The Special Forces used this technique to organize armed resistance to common enemies. Since the Taliban tend to bring in alien ideas (religious and social customs from other tribes), and use terror and intimidation to get their way, it's not too difficult for American troops to gain cooperation against a common foe. All you have to do is make friends. Thanks to the methods developed by the Special Forces, U.S. troops can do it.

Next Article → SURFACE FORCES : Cold War Reignites Off The Chinese Coast
  

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Chris       5/7/2009 12:45:21 PM
Its nice to know that something modern (other than weapons) is finding its way into Afghanistan...
 
But the articles I read (for example, on military.com) aren't nearly as rosy as many of those I read here on StrategyPage.  Here one would think that we're kicking the Taliban's can and that they are run by hicks and idiots: but elsewhere it seems obvious that they have been doing very well in Pakistan and Afghanistan. 
 
If effect, there is a new and historical twist on civil war that is shared by both Afghanistan and Pakistan: They are both in the midst of a civil war against the SAME united enemy (i.e. the Taliban and Al Queda), and are not faring well.
 
At least in Pakistan it is notable that they stopped complaining about our drone attacks on Taliban/Al Queda leadership, and their president is now in the US asking for more military assistence (including drones!).  Fortuntately the new president (administraiton if you prefer) is directly involved with Pakistan planning now (unlike his predecessor, who gave them $10B to combat terrorism but instead spent on buying weapons and training for war with India) and they are finally getting the picture (that the biggest problems are within Pakistan, and not "outsiders").
 
Even the Pakistani military is starting to finally see that the Taliban (that they created to stabilize Afghanistan after the USSR left and the US lost interest) is out of control.
 
Hopefully Afghanistan and Pakistan will hang together and work effectvely with the US to nail the united Taliban and Al Queda - otherwise they will surely hang separately.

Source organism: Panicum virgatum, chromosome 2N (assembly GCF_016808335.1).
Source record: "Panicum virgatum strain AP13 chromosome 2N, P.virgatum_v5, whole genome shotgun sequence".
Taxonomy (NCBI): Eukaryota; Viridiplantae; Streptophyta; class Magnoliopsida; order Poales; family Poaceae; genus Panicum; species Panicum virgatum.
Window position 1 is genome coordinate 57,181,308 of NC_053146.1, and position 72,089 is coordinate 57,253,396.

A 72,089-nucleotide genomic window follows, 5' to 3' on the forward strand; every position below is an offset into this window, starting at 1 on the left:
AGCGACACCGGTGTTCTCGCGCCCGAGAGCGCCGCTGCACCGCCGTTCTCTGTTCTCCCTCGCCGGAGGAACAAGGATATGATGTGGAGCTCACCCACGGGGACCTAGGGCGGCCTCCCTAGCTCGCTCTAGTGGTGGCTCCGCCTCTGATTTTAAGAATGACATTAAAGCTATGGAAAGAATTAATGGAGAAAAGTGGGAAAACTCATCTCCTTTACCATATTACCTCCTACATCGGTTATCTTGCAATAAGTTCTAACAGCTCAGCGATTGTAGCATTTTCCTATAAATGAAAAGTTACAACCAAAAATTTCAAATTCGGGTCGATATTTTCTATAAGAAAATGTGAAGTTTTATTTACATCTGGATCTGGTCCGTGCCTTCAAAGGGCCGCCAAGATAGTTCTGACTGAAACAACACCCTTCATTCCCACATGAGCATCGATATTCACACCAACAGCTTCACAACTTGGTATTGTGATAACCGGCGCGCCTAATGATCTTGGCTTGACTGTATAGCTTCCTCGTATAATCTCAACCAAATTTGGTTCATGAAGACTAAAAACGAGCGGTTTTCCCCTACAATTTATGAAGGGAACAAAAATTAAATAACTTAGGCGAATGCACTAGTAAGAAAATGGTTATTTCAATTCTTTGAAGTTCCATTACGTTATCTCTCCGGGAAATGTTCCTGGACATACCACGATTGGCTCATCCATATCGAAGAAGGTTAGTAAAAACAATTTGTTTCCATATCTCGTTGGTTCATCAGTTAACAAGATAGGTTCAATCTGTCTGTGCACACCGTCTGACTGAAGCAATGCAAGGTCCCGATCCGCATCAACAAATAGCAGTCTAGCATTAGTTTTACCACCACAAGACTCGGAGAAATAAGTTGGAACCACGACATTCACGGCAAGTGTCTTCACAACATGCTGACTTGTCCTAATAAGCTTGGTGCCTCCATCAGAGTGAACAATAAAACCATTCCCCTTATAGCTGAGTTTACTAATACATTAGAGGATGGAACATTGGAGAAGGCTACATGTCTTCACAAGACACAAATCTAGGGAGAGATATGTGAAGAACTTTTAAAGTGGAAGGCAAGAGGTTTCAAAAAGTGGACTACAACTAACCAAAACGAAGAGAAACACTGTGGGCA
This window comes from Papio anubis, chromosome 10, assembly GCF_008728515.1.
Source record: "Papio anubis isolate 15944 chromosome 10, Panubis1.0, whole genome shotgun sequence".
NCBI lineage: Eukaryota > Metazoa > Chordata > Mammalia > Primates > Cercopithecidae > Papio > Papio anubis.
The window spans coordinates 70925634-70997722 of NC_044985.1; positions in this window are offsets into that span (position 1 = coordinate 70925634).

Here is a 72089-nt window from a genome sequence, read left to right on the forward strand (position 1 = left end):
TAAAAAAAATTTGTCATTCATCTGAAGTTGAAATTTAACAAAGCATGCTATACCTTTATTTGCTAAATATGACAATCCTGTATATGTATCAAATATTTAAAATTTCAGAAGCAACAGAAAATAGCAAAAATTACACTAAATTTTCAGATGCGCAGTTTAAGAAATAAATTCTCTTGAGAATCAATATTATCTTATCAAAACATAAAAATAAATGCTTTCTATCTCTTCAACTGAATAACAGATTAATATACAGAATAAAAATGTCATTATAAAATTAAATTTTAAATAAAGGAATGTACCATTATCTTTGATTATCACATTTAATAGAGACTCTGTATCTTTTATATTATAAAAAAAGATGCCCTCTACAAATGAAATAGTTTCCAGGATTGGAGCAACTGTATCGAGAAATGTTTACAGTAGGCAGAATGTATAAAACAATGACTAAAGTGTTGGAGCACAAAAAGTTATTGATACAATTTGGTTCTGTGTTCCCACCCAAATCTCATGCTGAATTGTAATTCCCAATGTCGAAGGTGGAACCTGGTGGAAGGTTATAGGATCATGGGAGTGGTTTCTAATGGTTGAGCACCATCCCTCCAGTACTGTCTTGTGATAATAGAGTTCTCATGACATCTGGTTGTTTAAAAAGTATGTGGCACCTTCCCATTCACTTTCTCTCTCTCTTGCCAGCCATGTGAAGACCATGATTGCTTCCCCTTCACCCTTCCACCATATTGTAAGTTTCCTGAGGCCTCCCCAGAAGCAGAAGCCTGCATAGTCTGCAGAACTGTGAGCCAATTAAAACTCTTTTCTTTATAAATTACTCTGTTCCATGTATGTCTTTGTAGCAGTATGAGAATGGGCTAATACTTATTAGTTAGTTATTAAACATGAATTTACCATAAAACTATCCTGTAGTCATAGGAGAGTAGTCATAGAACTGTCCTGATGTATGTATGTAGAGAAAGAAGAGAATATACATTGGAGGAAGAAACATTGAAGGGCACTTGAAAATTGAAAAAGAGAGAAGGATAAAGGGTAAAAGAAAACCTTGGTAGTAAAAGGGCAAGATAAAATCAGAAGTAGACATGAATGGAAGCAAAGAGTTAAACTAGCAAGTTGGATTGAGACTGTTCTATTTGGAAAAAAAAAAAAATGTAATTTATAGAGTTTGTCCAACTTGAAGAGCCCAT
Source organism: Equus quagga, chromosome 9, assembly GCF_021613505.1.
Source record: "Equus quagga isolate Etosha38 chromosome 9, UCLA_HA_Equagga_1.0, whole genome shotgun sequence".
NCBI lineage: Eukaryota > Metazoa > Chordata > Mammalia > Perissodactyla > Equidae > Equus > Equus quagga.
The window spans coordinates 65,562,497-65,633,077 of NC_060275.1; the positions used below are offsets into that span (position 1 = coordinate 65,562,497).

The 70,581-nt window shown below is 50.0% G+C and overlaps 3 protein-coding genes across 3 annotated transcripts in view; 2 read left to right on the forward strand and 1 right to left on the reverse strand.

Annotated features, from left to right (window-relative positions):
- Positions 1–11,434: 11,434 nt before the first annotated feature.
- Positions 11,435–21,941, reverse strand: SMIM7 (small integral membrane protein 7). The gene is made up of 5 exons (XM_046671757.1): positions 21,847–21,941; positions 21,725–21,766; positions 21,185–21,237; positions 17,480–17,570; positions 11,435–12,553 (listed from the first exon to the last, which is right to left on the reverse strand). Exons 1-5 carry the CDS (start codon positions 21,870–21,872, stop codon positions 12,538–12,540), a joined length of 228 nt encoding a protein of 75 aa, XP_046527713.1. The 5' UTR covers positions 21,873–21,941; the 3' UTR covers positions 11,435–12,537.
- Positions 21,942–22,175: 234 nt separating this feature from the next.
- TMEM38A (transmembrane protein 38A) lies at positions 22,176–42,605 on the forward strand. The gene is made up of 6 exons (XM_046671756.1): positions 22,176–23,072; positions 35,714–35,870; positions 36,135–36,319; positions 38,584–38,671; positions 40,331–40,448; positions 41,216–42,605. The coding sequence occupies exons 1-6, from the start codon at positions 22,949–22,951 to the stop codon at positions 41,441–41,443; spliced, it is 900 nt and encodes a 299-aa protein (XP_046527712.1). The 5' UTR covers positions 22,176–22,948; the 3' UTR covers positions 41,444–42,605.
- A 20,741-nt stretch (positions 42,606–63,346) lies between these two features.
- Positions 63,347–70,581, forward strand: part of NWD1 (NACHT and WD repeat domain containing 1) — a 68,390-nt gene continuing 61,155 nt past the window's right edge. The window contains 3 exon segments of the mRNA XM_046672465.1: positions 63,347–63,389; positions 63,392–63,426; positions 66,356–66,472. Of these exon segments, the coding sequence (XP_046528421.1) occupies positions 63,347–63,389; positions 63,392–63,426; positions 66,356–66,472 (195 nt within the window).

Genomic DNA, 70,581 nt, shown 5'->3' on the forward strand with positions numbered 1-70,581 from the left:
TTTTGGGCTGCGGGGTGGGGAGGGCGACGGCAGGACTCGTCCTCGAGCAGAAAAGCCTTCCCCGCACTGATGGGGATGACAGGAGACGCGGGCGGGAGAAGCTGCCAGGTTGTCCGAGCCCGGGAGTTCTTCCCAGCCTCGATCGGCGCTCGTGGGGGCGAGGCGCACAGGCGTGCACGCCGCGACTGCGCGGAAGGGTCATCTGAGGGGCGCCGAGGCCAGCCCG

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KenMcGovern       5/9/2009 8:47:41 AM
This article is very accurate. I ran a US Army Police Mentoring Team in Uruzgan Province and was fortunate to work with Special Forces. Drinking chai with the locals was routine. First glass or two was all pleasantries, then you'd get down to business. Very civilized, relaxing way to get things done.
 
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leftwinger       5/9/2009 5:18:53 PM
I believe OSS stood for Office of Strategic Services.
 
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Bonjour    Afganistan-How cultures make or break countries   5/9/2009 7:09:58 PM
It is almost impossible for most westerners to even imagine but once upon a time (about two thousand years ago) Afghanistan was perhaps among the more culturally advanced places on earth.  Sophisticated sanskrit grammar (unchanged to date) was invented in Afghanistan around 800 BC. There were mathematicians in Afghanistan developing sophisticated treatise.It had access to Universities such as Taxila (its ruins are in Pakistan) more than 2500 years ago. Greeks left behind in Afghanistan by Alexander created the eastern most branch of Greek culture known as Bactrian Greeks which created its unique advanced works of art.  Afghanistan's ultimate ruin started after the Arab invasions which wiped out the prevailing Buddhist culture and its institutions forever.  Trust me, no matter how people see Afghans today, these people are not idiots, just cursed with unfortunate geography.